Situated on the shore of Lake Wan, Van city is known to be one of the oldest continuously inhabited cities in the region. The ruins of Castle of Van and hundreds of historic houses attract tourists around the world, especially Armenians who are in search for their ancestor’s culture.

Most of the historic houses in Van are made of adobe and wood. While it’s a very difficult job to preserve wooden structures even if they are a few hundred years old, in Van Turkish government has no or very little effort to protect historical heritage which reflects Kurdish and Armenian culture.

In the early 1900s its known that there were hundreds of historical buildings in eastern part of Castle of Van. Inhabited by mostly Armenians, the neighbourhoods suffered an extensive destruction during Armenian genocide in 1915. Remaining few hundred houses survived three major earthquakes in the past century and most of them were standing in the early 2000s.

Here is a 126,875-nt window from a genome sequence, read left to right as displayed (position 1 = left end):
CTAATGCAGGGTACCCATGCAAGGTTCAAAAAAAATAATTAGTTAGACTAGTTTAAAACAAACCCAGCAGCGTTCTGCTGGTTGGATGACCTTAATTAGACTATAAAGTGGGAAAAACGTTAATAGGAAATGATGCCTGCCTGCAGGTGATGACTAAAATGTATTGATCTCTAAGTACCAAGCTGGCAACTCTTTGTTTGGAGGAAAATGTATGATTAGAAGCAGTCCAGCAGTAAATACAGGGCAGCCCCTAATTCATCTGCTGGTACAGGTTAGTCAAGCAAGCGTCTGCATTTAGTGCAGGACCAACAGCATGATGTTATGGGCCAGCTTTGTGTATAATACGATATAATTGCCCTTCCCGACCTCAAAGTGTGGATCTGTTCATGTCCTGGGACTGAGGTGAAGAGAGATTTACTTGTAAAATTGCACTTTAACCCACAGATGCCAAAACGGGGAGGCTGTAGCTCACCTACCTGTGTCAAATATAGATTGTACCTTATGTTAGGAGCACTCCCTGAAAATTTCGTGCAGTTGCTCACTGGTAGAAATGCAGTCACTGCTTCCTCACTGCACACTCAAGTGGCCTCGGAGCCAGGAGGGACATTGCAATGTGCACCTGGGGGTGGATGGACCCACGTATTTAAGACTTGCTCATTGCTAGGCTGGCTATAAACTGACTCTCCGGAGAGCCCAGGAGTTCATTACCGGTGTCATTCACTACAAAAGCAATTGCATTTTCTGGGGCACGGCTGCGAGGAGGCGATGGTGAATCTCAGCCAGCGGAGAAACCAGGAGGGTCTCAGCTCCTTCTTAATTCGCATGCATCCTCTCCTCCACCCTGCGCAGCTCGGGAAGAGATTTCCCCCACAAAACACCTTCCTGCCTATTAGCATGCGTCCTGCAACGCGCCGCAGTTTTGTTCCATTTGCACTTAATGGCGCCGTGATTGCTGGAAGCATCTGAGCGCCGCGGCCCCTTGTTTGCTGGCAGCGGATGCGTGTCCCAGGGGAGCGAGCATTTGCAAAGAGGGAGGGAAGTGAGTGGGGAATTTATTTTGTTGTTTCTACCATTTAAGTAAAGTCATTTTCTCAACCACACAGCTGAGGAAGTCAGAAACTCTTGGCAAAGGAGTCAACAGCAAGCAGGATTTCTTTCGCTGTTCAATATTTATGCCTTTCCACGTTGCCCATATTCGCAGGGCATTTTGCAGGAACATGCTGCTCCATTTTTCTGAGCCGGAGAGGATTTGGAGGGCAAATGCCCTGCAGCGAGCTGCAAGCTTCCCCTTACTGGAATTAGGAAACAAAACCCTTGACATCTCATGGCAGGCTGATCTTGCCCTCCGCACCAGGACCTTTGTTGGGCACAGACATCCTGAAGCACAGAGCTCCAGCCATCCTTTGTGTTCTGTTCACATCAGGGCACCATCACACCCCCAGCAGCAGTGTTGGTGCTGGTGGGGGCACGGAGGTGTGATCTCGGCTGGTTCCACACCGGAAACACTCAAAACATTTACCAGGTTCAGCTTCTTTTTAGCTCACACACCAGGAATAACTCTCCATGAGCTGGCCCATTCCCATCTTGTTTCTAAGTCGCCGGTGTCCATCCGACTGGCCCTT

After AKP rose to power in 2002, Turkish government launched a policy to modernize the outlook of the cities. Turkish president Erdogan called it “urban progress”.

Turkey’s “urban progress” policy is widely criticised for lack of historic and cultural heritage perspective. The destruction of Sulukule neighbourhood of Istanbul which was home to Roma people caught international attention after several artists and activists raised concern over cultural impacts of urban progress.

Despite the international pressure, AKP government eradicated all the houses or in another saying whats left of Roma people and relocated them to public housing in another part of the city.

Slow and silently the same policy continues in Van for 15 years. Almost all historic houses were destroyed, and multi storey buildings are erected within months. Currently, only a few houses remain in the city centre, and without restoration, it’s estimated that they won’t stand another decade.

 

  

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